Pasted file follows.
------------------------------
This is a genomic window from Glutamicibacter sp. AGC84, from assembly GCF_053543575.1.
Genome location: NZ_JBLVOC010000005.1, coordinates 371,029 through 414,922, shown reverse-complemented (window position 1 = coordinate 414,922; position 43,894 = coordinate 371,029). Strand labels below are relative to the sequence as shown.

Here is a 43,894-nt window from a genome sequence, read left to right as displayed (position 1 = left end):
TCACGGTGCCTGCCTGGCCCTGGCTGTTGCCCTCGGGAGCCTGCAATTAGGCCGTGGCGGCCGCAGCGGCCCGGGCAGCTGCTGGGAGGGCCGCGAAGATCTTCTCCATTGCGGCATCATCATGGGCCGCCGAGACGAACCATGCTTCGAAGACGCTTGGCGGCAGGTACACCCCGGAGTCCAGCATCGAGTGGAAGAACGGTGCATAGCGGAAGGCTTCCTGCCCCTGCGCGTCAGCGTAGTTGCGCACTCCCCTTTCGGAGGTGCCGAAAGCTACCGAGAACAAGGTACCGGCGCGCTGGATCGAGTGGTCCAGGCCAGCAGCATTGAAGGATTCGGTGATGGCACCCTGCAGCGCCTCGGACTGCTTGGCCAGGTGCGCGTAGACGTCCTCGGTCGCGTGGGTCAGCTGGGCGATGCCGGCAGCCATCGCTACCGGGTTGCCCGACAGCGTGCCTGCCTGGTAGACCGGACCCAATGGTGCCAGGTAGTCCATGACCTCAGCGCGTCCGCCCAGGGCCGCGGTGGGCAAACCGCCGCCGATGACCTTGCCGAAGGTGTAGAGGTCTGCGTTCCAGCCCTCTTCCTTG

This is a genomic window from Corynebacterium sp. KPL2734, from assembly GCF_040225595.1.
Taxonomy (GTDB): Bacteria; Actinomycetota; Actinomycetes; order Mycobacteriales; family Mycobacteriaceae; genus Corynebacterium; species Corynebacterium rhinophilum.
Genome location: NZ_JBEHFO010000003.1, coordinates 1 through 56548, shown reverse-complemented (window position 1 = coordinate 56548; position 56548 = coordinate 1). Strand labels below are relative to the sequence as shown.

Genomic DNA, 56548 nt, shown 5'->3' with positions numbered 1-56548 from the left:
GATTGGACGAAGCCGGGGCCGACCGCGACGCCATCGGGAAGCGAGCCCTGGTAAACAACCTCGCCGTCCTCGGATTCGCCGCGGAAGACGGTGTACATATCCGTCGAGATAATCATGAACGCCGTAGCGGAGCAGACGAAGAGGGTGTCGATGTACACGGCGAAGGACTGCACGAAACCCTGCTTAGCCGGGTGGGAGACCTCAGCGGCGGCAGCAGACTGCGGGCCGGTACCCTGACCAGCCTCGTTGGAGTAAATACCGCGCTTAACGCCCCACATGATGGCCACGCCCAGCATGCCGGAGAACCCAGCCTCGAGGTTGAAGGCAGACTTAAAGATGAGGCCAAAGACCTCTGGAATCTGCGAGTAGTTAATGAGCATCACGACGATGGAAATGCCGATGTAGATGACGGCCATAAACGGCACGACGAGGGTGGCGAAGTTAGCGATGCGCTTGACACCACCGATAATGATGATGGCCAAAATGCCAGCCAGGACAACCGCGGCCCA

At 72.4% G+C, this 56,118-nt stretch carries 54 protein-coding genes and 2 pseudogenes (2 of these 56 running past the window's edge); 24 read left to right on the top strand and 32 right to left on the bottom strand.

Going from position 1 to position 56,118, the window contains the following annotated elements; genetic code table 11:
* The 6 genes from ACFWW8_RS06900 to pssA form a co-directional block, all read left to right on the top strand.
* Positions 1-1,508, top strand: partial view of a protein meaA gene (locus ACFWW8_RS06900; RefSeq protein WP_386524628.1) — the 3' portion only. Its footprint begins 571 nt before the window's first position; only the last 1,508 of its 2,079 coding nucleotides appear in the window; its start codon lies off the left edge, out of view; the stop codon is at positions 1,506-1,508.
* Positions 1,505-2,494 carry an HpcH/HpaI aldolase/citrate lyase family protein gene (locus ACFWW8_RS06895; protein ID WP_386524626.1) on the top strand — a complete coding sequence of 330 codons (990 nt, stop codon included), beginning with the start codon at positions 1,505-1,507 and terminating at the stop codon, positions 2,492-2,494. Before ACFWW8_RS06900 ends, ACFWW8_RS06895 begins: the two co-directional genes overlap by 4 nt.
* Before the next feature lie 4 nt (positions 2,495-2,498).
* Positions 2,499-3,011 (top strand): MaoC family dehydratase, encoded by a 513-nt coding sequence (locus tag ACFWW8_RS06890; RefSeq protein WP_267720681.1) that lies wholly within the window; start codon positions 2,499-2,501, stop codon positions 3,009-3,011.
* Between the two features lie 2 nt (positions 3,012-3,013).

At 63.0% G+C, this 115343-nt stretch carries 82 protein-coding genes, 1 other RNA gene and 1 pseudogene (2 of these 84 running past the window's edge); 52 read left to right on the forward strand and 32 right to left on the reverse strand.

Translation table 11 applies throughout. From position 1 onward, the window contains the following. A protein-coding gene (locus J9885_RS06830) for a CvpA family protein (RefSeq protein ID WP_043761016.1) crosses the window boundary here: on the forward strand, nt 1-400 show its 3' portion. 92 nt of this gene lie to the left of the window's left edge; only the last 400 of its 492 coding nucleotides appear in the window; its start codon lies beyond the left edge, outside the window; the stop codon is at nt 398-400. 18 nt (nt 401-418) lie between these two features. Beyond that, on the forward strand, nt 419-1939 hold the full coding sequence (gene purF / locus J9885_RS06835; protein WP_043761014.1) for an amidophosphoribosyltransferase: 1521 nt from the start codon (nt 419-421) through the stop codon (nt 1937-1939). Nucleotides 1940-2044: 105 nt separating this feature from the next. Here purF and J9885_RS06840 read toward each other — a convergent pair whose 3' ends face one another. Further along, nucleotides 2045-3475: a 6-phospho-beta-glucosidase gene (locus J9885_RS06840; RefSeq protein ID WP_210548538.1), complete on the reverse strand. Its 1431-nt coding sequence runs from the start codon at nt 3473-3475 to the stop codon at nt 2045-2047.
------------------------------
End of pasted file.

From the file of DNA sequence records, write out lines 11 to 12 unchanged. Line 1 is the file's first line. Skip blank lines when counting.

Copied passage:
Going from position 1 to position 56,118, the window contains the following annotated elements; genetic code table 11:
* The 6 genes from ACFWW8_RS06900 to pssA form a co-directional block, all read left to right on the top strand.